• Healthcare settings (hospitals, rehabilitation centers, clinics)
  • Universities
  • Research facilities
  • Schools
  • Community centers
  • Law enforcement
  • Government agencies


How to Become a Psychologist

Becoming a psychologist can take anywhere from 8-12 years, depending on how long it takes you to earn your Bachelor’s degree and doctorate. Some programs will combine Master’s and doctorate degrees so that you can truncate your educational requirements to obtain a psychology degree. There are two types of degrees that denote a psychologist: A Doctor of Philosophy (PhD) in Psychology or a Doctor of Psychology (PsyD).

After you complete your doctoral degree, you must complete an internship. The requirements for these vary on a state-by-state basis, but most require you to work under the supervision of a licensed psychologist for between 1500-2000 hours in your specialized field.

Once you’ve completed your internship, you’ll have to obtain your license. This will require you to pass the Examination for Professional Practice in Psychology, which is administered by the governing board of psychology, the Association of State and Provincial Psychology Boards (ASPPB).

Once you’ve earned your license, you can begin to practice professionally.


What Is a Psychiatrist? Job Duties and Day-to-Day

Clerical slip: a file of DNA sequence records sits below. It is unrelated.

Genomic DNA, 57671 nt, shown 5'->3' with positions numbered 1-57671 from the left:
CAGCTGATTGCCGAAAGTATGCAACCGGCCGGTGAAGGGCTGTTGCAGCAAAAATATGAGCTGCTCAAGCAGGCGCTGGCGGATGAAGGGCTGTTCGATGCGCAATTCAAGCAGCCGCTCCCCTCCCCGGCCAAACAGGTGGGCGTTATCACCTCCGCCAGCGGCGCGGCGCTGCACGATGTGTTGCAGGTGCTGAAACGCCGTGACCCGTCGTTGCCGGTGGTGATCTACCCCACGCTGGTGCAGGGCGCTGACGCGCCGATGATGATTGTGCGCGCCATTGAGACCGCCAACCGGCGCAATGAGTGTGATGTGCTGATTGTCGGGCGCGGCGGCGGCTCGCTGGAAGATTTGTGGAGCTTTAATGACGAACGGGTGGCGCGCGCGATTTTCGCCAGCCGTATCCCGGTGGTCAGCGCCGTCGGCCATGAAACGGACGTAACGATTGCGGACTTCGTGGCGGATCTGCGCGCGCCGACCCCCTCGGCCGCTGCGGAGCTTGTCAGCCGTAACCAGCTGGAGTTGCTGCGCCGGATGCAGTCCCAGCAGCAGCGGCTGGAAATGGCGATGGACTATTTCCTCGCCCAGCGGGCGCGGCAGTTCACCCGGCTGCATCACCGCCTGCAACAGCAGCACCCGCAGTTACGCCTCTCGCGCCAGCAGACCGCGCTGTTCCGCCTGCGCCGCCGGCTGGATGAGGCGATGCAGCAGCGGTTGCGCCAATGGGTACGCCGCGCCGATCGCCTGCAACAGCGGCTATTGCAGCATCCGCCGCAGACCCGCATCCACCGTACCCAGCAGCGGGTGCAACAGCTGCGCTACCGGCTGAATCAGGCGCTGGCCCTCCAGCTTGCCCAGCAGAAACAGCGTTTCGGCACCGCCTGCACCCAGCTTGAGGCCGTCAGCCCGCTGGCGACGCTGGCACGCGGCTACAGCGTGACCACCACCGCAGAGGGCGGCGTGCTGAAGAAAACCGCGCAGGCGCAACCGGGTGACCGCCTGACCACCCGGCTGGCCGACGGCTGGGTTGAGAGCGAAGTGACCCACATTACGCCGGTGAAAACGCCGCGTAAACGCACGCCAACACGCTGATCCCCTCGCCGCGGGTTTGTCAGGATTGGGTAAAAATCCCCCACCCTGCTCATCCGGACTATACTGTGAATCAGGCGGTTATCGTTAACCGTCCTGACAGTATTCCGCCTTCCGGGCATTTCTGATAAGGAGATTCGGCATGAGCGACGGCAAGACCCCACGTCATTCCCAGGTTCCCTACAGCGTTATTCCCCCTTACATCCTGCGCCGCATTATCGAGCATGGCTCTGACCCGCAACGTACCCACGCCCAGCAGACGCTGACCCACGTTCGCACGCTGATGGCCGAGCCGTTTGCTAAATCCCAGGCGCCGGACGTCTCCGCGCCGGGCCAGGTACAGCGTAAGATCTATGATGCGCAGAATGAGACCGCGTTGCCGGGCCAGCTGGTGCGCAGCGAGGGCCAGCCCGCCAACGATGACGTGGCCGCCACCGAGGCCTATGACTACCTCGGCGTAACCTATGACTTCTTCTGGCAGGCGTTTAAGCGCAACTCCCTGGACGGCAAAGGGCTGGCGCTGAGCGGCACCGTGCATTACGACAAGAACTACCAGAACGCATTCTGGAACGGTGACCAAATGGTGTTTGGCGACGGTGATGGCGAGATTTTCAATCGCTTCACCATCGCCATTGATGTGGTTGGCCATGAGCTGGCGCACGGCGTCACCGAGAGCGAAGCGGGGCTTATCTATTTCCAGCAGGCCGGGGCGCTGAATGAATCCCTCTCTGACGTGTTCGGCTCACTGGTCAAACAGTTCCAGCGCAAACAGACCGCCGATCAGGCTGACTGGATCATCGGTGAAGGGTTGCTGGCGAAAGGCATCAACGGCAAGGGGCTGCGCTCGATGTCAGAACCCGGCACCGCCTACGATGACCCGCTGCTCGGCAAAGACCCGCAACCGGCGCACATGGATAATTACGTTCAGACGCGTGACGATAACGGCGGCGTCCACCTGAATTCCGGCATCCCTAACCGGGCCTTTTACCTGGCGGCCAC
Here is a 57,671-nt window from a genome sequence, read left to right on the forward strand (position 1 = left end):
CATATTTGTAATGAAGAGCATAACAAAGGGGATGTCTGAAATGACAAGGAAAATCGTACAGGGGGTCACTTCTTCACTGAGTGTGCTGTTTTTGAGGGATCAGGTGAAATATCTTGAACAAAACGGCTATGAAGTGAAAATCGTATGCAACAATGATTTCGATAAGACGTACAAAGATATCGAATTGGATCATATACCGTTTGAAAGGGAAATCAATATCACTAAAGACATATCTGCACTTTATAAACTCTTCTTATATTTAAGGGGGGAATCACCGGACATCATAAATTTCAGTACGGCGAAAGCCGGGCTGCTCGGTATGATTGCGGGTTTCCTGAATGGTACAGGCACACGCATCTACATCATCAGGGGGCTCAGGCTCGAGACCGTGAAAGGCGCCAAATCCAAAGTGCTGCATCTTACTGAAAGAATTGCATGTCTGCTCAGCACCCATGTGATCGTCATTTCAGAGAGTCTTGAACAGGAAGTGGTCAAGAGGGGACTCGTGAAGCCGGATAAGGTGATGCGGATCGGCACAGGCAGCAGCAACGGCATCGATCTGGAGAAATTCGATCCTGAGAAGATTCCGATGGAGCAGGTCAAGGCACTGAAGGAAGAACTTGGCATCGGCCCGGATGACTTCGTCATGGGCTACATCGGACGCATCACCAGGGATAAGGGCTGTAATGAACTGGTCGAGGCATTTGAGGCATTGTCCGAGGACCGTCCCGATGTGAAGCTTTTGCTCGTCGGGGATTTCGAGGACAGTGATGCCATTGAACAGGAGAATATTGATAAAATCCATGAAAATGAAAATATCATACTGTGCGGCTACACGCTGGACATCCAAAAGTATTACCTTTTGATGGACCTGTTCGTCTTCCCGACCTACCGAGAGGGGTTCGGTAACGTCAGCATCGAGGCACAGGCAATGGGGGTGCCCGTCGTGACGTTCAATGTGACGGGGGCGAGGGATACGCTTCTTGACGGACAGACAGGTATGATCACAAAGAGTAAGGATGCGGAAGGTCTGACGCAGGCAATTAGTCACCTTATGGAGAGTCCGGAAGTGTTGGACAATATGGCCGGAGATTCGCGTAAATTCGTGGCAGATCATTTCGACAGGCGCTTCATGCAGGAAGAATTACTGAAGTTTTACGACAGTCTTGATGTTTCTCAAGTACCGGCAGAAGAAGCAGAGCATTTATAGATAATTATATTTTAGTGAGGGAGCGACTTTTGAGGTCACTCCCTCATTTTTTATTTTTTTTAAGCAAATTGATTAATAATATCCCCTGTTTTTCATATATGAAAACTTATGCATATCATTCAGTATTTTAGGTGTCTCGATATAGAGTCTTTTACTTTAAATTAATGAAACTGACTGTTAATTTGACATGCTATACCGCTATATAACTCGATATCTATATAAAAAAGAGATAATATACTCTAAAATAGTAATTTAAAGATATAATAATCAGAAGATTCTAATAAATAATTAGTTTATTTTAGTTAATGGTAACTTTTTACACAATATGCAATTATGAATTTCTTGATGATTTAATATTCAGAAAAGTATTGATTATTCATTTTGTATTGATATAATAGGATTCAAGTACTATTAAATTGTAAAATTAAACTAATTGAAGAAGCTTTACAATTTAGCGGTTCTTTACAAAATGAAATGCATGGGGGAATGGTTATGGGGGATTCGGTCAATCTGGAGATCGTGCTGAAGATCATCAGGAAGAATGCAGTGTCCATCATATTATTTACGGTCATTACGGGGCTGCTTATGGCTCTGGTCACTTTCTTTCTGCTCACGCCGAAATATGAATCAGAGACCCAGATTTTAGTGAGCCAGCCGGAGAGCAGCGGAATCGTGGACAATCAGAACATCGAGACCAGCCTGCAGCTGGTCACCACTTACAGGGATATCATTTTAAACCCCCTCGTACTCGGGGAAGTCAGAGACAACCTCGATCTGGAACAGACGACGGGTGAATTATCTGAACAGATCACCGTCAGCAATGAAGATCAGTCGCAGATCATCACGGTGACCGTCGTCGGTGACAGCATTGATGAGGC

"Neurologic" book on table with coffee

Psychiatrists are medical doctors who specialize in the study of mental health and mental illness through a lens that combines the emotional and intangible with the neurobiological. They have a medical and theoretical-based understanding of mental health and treat patients using medication management, medical and psychological testing, and talk therapy.

The day-to-day duties of a psychiatrist depend heavily on their work environment. A day in the life of a psychiatrist in a medical setting, such as a hospital or treatment facility, may consist of making rounds, visiting patients, and assessing and administering relevant care on a rotating basis. A day in the life of a psychiatrist in private practice will primarily consist of seeing clients for talk therapy sessions and handling medication management.

Regardless of the setting they practice in, all psychiatrists assess, treat, and manage mental illness through psychotherapeutic methods and medically-based intervention.

Like psychologists, psychiatrists are qualified to diagnose patients with mental illness, and as they are also medical doctors, they can make diagnoses beyond the scope of the DSM-5 as well.

Psychiatrists work in many environments, including:

  • Private practice
  • Hospitals
  • Clinics
  • Universities
  • Prisons
  • Emergency rooms
  • Hospice programs
  • Law enforcement
  • Military settings
  • Elderly care
  • Community centers
  • Research facilities


How to Become a Psychiatrist

To become a psychiatrist, you must first attend medical school and become a medical doctor.

Becoming a psychiatrist will take 12 or more years, as it requires 4 years of undergraduate studies, 4 years of medical school, and 4 years of residency.

The steps toward becoming a psychiatrist are straightforward but extremely demanding. After you complete a Bachelor’s degree, you must take the MCAT, a behemoth 7.5 hour test, and apply to medical school. Getting accepted to medical school is no mean feat.

During the 2022 application cycle, 55,188 people applied to medical school, but only 22,712 applicants (41%) successfully matriculated.